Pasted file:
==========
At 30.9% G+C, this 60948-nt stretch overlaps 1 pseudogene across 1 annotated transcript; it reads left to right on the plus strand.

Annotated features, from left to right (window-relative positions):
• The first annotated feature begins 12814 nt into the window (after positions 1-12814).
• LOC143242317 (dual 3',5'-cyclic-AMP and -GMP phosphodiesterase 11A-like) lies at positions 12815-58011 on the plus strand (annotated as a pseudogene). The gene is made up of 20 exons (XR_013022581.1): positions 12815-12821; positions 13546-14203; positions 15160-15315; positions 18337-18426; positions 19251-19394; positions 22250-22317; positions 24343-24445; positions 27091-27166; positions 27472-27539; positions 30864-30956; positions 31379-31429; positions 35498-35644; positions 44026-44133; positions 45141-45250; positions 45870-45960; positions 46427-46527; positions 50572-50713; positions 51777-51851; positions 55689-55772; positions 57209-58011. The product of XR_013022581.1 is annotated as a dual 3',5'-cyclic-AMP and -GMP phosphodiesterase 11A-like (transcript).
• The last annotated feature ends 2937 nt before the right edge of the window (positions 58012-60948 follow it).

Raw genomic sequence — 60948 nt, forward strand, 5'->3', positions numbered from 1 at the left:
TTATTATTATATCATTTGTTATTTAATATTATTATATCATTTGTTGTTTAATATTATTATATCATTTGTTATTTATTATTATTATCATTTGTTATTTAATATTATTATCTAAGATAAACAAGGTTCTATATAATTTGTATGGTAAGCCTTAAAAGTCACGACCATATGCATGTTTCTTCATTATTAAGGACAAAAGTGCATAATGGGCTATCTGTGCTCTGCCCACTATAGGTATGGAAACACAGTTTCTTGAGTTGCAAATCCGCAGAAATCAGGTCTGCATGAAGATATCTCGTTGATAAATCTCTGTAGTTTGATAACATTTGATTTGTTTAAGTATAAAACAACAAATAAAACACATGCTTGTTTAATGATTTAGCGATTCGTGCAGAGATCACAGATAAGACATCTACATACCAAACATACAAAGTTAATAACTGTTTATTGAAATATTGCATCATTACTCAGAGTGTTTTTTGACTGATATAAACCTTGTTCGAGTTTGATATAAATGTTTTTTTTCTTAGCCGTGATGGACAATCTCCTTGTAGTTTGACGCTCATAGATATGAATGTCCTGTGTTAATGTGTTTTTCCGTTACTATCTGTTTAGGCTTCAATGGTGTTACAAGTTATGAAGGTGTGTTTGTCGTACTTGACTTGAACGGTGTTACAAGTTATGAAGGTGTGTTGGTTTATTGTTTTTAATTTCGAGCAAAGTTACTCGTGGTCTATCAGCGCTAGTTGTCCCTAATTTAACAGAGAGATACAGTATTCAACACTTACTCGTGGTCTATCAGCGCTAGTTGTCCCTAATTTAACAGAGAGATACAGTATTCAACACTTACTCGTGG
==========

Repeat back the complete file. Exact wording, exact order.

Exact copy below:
At 30.9% G+C, this 60948-nt stretch overlaps 1 pseudogene across 1 annotated transcript; it reads left to right on the plus strand.

Annotated features, from left to right (window-relative positions):
• The first annotated feature begins 12814 nt into the window (after positions 1-12814).
• LOC143242317 (dual 3',5'-cyclic-AMP and -GMP phosphodiesterase 11A-like) lies at positions 12815-58011 on the plus strand (annotated as a pseudogene). The gene is made up of 20 exons (XR_013022581.1): positions 12815-12821; positions 13546-14203; positions 15160-15315; positions 18337-18426; positions 19251-19394; positions 22250-22317; positions 24343-24445; positions 27091-27166; positions 27472-27539; positions 30864-30956; positions 31379-31429; positions 35498-35644; positions 44026-44133; positions 45141-45250; positions 45870-45960; positions 46427-46527; positions 50572-50713; positions 51777-51851; positions 55689-55772; positions 57209-58011. The product of XR_013022581.1 is annotated as a dual 3',5'-cyclic-AMP and -GMP phosphodiesterase 11A-like (transcript).
• The last annotated feature ends 2937 nt before the right edge of the window (positions 58012-60948 follow it).

Raw genomic sequence — 60948 nt, forward strand, 5'->3', positions numbered from 1 at the left:
TTATTATTATATCATTTGTTATTTAATATTATTATATCATTTGTTGTTTAATATTATTATATCATTTGTTATTTATTATTATTATCATTTGTTATTTAATATTATTATCTAAGATAAACAAGGTTCTATATAATTTGTATGGTAAGCCTTAAAAGTCACGACCATATGCATGTTTCTTCATTATTAAGGACAAAAGTGCATAATGGGCTATCTGTGCTCTGCCCACTATAGGTATGGAAACACAGTTTCTTGAGTTGCAAATCCGCAGAAATCAGGTCTGCATGAAGATATCTCGTTGATAAATCTCTGTAGTTTGATAACATTTGATTTGTTTAAGTATAAAACAACAAATAAAACACATGCTTGTTTAATGATTTAGCGATTCGTGCAGAGATCACAGATAAGACATCTACATACCAAACATACAAAGTTAATAACTGTTTATTGAAATATTGCATCATTACTCAGAGTGTTTTTTGACTGATATAAACCTTGTTCGAGTTTGATATAAATGTTTTTTTTCTTAGCCGTGATGGACAATCTCCTTGTAGTTTGACGCTCATAGATATGAATGTCCTGTGTTAATGTGTTTTTCCGTTACTATCTGTTTAGGCTTCAATGGTGTTACAAGTTATGAAGGTGTGTTTGTCGTACTTGACTTGAACGGTGTTACAAGTTATGAAGGTGTGTTGGTTTATTGTTTTTAATTTCGAGCAAAGTTACTCGTGGTCTATCAGCGCTAGTTGTCCCTAATTTAACAGAGAGATACAGTATTCAACACTTACTCGTGGTCTATCAGCGCTAGTTGTCCCTAATTTAACAGAGAGATACAGTATTCAACACTTACTCGTGG